Divisions over Ukraine, climate are the highlight of G20 Summit
Leaders of the G20 stress that the purposes and principles of the UN Charter must be abided by, especially regarding the war, noting that the forum is not the platform to "resolve geopolitical and security issues."
At the New Delhi Summit Declaration on Saturday, the G20 leaders released a statement with different views on the war in Ukraine, but they jointly called for respect for the UN Charter.
Leaders of the G20, the world's biggest economies, stressed that the purposes and principles of the UN Charter must be abided by, especially regarding the war, noting that the G20 is not the platform to "resolve geopolitical and security issues."
"In line with the UN Charter, all states must refrain from the threat or use of force to seek territorial acquisition against the territorial integrity and sovereignty or political independence of any state," the declaration read, adding that "today's era must not be of war."
Meanwhile, the leaders of G20 nations said they are against using nuclear weapons or respective threats, according to a final declaration of the New Delhi summit of the group.
"The use or threat of use of nuclear weapons is inadmissible," the document read.
Simultaneously, a reform of the World Trade Organization (WTO) was urged "to improve all its functions through an inclusive member-driven process" and create "a fully and well-functioning dispute settlement system accessible to all members by 2024."
A report by CNN yesterday pointed out how Chinese President Xi Jinping's no-show at the G20 summit, which marks his first absence since becoming President, is raising concerns among Western leaders that China is transmitting a clear message about its ambitions to reshape global governance. His decision to skip this year's summit has been met with speculation, but no official explanation has been made.
Failure to agree on fossil fuel phase-out
The convened leaders also failed to agree to a phase-out of fossil fuels, despite a UN report a day earlier deeming the drawdown "indispensable" to achieving net-zero emissions.
However, they did back, in a first, the target of tripling global renewable energy capacity, a goal that the chief of the COP28 climate talks that begin in November advocated for.
The much-debated G20 statement also acknowledged the necessity of limiting warming to 1.5 degrees Celsius by slashing greenhouse gases 43% by 2030 from 2019 levels.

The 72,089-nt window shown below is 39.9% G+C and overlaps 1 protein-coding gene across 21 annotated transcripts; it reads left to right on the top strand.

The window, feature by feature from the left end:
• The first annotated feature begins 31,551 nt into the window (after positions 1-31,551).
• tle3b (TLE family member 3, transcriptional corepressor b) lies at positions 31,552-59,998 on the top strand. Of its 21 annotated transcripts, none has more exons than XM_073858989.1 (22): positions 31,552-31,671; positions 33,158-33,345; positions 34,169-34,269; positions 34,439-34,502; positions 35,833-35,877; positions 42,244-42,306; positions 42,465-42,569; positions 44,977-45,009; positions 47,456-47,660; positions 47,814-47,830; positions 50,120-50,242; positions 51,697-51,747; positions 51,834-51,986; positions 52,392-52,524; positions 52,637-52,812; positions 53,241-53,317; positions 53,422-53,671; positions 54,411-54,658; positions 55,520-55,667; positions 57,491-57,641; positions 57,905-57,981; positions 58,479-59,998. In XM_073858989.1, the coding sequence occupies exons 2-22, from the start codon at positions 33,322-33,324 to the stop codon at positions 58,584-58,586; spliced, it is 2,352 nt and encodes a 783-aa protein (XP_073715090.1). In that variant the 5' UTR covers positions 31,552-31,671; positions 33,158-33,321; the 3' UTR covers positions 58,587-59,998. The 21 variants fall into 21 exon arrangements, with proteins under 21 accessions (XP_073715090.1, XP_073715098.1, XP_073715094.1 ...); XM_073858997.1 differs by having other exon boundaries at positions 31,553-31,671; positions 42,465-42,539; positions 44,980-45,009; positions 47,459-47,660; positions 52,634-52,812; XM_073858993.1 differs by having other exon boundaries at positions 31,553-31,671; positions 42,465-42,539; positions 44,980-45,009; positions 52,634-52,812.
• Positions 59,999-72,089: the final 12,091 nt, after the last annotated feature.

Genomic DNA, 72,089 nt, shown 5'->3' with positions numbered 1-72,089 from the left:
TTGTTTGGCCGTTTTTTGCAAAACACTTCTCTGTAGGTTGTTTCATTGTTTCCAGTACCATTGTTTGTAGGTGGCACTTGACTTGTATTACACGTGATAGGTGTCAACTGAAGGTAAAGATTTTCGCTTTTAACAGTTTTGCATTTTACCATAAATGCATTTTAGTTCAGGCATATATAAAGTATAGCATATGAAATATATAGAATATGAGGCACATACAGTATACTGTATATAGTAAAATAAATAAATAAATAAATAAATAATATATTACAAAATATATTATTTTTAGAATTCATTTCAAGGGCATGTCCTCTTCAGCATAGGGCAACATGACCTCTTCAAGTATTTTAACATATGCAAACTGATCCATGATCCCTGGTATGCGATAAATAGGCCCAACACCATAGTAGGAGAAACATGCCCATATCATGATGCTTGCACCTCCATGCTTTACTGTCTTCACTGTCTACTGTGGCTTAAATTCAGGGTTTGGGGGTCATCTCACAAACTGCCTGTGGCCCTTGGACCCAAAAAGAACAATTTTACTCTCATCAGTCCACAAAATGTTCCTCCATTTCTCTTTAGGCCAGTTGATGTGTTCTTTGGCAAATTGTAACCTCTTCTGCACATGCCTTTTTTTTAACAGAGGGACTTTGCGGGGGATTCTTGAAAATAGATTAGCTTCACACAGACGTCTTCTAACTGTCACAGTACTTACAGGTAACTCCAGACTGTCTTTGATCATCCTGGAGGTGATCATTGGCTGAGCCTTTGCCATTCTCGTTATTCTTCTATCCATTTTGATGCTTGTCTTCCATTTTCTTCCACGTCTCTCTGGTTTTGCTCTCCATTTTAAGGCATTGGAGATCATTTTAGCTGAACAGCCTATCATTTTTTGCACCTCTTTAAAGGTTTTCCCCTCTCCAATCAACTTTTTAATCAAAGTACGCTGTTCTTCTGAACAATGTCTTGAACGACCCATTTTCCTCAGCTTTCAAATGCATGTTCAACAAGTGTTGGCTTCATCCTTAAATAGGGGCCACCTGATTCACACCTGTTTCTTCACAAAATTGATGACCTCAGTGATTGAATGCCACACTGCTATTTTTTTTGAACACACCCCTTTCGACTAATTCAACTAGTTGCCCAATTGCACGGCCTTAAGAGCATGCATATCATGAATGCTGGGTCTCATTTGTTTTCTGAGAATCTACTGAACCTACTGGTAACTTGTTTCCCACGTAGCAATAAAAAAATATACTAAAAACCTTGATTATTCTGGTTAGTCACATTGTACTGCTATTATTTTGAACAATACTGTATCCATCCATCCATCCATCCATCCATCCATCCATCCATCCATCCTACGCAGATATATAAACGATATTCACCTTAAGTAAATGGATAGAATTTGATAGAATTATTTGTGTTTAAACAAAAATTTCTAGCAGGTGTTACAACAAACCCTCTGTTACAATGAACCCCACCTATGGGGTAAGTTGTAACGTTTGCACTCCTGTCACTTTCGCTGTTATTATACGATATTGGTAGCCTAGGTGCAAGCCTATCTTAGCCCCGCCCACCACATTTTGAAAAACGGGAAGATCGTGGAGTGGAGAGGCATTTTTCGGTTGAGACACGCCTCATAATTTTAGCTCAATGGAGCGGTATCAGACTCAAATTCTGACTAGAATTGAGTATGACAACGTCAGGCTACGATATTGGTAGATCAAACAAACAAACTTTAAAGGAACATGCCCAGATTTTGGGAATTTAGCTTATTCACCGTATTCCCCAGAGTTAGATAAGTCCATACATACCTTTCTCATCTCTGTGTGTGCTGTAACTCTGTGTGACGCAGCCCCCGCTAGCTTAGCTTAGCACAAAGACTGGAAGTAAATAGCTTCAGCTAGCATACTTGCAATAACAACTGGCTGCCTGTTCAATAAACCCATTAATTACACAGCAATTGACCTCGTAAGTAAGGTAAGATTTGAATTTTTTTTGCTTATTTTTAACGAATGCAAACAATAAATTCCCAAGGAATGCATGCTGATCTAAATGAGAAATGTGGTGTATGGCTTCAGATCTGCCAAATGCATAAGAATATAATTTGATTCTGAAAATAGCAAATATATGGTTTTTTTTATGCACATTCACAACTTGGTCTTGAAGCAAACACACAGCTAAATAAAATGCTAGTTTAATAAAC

It also includes a reference to the need for emissions to peak before 2025.
"Increasing renewables must be backed by phasing down fossil fuels –- both are indispensable for just transitions and a net-zero world," said Madhura Joshi, senior associate at climate think tank E3G.
"We need stronger bolder action from leaders," she added.
Backing the Black Sea Initiative
The African Union was also welcomed as a new permanent member as the declaration expressed hope that the Union will facilitate solving global problems after Indian Prime Minister Narendra Modi announced the joining of the African Union earlier.
"We welcome the African Union as a permanent member of the G20 and strongly believe that inclusion of the African Union into the G20 will significantly contribute to addressing the global challenges of our time," the statement continued, as it supported the African Union's aspirations under Agenda 2063 and ensuring industrialization in Africa.
A Bloomberg report published on September 7 explained that this transition would elevate the African Union, comprising 55 member states, to a standing equivalent to that of the EU, replacing its current categorization as an "invited international organization."
Regarding the Black Sea Initiative under the Russia-Ukraine context, the leaders called for the effective implementation of the deal to ensure the supply of Russian fertilizers.
"We appreciate the efforts of Turkiye and UN-brokered Istanbul Agreements ... and call for their full, timely and effective implementation to ensure the immediate and unimpeded deliveries of grain, foodstuffs, and fertilizers/inputs from the Russian Federation and Ukraine," the declaration said, stressing the leaders' commitment to fortify global food security and affordable nutrition for all.
Ukraine slams G20 statement as 'nothing to be proud of'
Kiev criticized the G20 leaders' statement on Russia's operation, which denounced the "use of force for territorial gain" but refrained from direct criticism of Russia by name.
"Ukraine is grateful to the partners who tried to include strong wording in the text. At the same time, in terms of Russia's aggression against Ukraine, the Group of 20 has nothing to be proud of," said Oleg Nikolenko, a spokesperson at the Ukrainian Foreign Ministry.
Nikolenko posted a photo of a part of the statement edited in red, changing "the war in Ukraine" to "the war against Ukraine" and adding references to Russia.
G20 adopted a final declaration. We are grateful to the partners who tried to include strong wording in the text. However, in terms of Russia's aggression against Ukraine, G20 has nothing to be proud of. This is how the main elements of the text could look to be closer to reality pic.twitter.com/qZqYluVKKS— Oleg Nikolenko (@OlegNikolenko_) September 9, 2023
The document called on "all states" to "refrain from the threat or use of force to seek territorial acquisition against the territorial integrity and sovereignty or political independence of any state."
Downplaying the impact of the declaration, Nikolenko said, "It's obvious that the Ukraine's participation (in the meeting) would allow the participants to better understand the situation."